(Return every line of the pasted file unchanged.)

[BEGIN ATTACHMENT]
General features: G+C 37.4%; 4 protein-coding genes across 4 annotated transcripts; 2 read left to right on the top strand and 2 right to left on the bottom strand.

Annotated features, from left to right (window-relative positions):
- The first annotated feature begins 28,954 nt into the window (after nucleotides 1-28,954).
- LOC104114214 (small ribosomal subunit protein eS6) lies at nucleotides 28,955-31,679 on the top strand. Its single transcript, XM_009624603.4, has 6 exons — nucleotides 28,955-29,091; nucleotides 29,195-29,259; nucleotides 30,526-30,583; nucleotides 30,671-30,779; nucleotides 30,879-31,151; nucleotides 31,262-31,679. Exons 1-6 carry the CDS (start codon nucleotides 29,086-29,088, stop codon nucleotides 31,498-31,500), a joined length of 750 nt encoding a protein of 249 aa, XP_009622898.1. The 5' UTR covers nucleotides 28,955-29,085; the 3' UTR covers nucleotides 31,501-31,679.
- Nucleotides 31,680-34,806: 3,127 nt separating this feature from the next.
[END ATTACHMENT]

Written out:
General features: G+C 37.4%; 4 protein-coding genes across 4 annotated transcripts; 2 read left to right on the top strand and 2 right to left on the bottom strand.

Annotated features, from left to right (window-relative positions):
- The first annotated feature begins 28,954 nt into the window (after nucleotides 1-28,954).
- LOC104114214 (small ribosomal subunit protein eS6) lies at nucleotides 28,955-31,679 on the top strand. Its single transcript, XM_009624603.4, has 6 exons — nucleotides 28,955-29,091; nucleotides 29,195-29,259; nucleotides 30,526-30,583; nucleotides 30,671-30,779; nucleotides 30,879-31,151; nucleotides 31,262-31,679. Exons 1-6 carry the CDS (start codon nucleotides 29,086-29,088, stop codon nucleotides 31,498-31,500), a joined length of 750 nt encoding a protein of 249 aa, XP_009622898.1. The 5' UTR covers nucleotides 28,955-29,085; the 3' UTR covers nucleotides 31,501-31,679.
- Nucleotides 31,680-34,806: 3,127 nt separating this feature from the next.